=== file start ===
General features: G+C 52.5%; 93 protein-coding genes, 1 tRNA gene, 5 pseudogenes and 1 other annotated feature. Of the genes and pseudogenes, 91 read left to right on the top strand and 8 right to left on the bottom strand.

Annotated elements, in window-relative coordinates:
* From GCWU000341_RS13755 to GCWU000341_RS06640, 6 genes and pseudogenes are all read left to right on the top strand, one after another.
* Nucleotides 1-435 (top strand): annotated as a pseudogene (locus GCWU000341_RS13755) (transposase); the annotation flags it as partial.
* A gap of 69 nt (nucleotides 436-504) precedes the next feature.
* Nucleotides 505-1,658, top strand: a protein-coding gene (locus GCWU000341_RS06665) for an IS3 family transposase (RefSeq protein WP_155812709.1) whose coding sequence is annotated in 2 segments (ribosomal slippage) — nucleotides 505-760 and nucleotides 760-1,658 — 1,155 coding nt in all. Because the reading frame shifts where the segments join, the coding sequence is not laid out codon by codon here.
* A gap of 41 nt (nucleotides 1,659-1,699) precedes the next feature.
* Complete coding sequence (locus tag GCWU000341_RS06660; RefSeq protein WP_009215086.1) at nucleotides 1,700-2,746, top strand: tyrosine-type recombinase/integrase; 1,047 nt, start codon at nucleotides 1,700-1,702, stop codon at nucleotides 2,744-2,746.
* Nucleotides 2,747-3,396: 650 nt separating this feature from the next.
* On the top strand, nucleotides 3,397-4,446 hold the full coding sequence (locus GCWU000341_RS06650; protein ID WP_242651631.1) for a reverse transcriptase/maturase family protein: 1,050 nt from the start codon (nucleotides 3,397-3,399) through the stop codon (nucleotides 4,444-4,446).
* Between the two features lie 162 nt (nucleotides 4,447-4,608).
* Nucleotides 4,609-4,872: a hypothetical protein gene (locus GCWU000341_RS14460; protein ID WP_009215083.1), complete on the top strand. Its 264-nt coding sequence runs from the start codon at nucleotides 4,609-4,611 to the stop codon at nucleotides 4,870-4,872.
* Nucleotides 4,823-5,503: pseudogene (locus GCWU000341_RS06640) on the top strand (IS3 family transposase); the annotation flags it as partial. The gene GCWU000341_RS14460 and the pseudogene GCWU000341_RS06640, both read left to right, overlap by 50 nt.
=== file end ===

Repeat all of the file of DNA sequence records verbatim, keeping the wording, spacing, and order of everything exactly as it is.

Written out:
General features: G+C 52.5%; 93 protein-coding genes, 1 tRNA gene, 5 pseudogenes and 1 other annotated feature. Of the genes and pseudogenes, 91 read left to right on the top strand and 8 right to left on the bottom strand.

Annotated elements, in window-relative coordinates:
* From GCWU000341_RS13755 to GCWU000341_RS06640, 6 genes and pseudogenes are all read left to right on the top strand, one after another.
* Nucleotides 1-435 (top strand): annotated as a pseudogene (locus GCWU000341_RS13755) (transposase); the annotation flags it as partial.
* A gap of 69 nt (nucleotides 436-504) precedes the next feature.
* Nucleotides 505-1,658, top strand: a protein-coding gene (locus GCWU000341_RS06665) for an IS3 family transposase (RefSeq protein WP_155812709.1) whose coding sequence is annotated in 2 segments (ribosomal slippage) — nucleotides 505-760 and nucleotides 760-1,658 — 1,155 coding nt in all. Because the reading frame shifts where the segments join, the coding sequence is not laid out codon by codon here.
* A gap of 41 nt (nucleotides 1,659-1,699) precedes the next feature.
* Complete coding sequence (locus tag GCWU000341_RS06660; RefSeq protein WP_009215086.1) at nucleotides 1,700-2,746, top strand: tyrosine-type recombinase/integrase; 1,047 nt, start codon at nucleotides 1,700-1,702, stop codon at nucleotides 2,744-2,746.
* Nucleotides 2,747-3,396: 650 nt separating this feature from the next.
* On the top strand, nucleotides 3,397-4,446 hold the full coding sequence (locus GCWU000341_RS06650; protein ID WP_242651631.1) for a reverse transcriptase/maturase family protein: 1,050 nt from the start codon (nucleotides 3,397-3,399) through the stop codon (nucleotides 4,444-4,446).
* Between the two features lie 162 nt (nucleotides 4,447-4,608).
* Nucleotides 4,609-4,872: a hypothetical protein gene (locus GCWU000341_RS14460; protein ID WP_009215083.1), complete on the top strand. Its 264-nt coding sequence runs from the start codon at nucleotides 4,609-4,611 to the stop codon at nucleotides 4,870-4,872.
* Nucleotides 4,823-5,503: pseudogene (locus GCWU000341_RS06640) on the top strand (IS3 family transposase); the annotation flags it as partial. The gene GCWU000341_RS14460 and the pseudogene GCWU000341_RS06640, both read left to right, overlap by 50 nt.